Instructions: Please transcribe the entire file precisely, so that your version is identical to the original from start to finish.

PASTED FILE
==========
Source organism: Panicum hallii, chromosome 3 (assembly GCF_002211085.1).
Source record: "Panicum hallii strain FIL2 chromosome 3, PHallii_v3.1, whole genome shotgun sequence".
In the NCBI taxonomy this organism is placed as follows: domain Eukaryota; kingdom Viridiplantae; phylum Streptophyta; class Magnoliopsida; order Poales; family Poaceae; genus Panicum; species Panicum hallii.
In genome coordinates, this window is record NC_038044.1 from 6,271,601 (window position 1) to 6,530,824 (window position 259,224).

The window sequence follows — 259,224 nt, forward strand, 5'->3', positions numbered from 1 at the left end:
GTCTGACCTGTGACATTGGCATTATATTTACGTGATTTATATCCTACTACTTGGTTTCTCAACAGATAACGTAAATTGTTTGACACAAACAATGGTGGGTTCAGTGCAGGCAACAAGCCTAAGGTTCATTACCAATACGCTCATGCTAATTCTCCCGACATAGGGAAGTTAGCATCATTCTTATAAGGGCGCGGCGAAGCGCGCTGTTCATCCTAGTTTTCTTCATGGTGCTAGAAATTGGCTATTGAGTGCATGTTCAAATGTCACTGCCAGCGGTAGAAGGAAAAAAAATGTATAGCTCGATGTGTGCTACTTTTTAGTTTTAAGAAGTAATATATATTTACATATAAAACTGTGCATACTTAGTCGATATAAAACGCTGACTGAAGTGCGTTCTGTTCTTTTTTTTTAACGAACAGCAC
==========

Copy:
Source organism: Panicum hallii, chromosome 3 (assembly GCF_002211085.1).
Source record: "Panicum hallii strain FIL2 chromosome 3, PHallii_v3.1, whole genome shotgun sequence".
In the NCBI taxonomy this organism is placed as follows: domain Eukaryota; kingdom Viridiplantae; phylum Streptophyta; class Magnoliopsida; order Poales; family Poaceae; genus Panicum; species Panicum hallii.
In genome coordinates, this window is record NC_038044.1 from 6,271,601 (window position 1) to 6,530,824 (window position 259,224).

The window sequence follows — 259,224 nt, forward strand, 5'->3', positions numbered from 1 at the left end:
GTCTGACCTGTGACATTGGCATTATATTTACGTGATTTATATCCTACTACTTGGTTTCTCAACAGATAACGTAAATTGTTTGACACAAACAATGGTGGGTTCAGTGCAGGCAACAAGCCTAAGGTTCATTACCAATACGCTCATGCTAATTCTCCCGACATAGGGAAGTTAGCATCATTCTTATAAGGGCGCGGCGAAGCGCGCTGTTCATCCTAGTTTTCTTCATGGTGCTAGAAATTGGCTATTGAGTGCATGTTCAAATGTCACTGCCAGCGGTAGAAGGAAAAAAAATGTATAGCTCGATGTGTGCTACTTTTTAGTTTTAAGAAGTAATATATATTTACATATAAAACTGTGCATACTTAGTCGATATAAAACGCTGACTGAAGTGCGTTCTGTTCTTTTTTTTTAACGAACAGCAC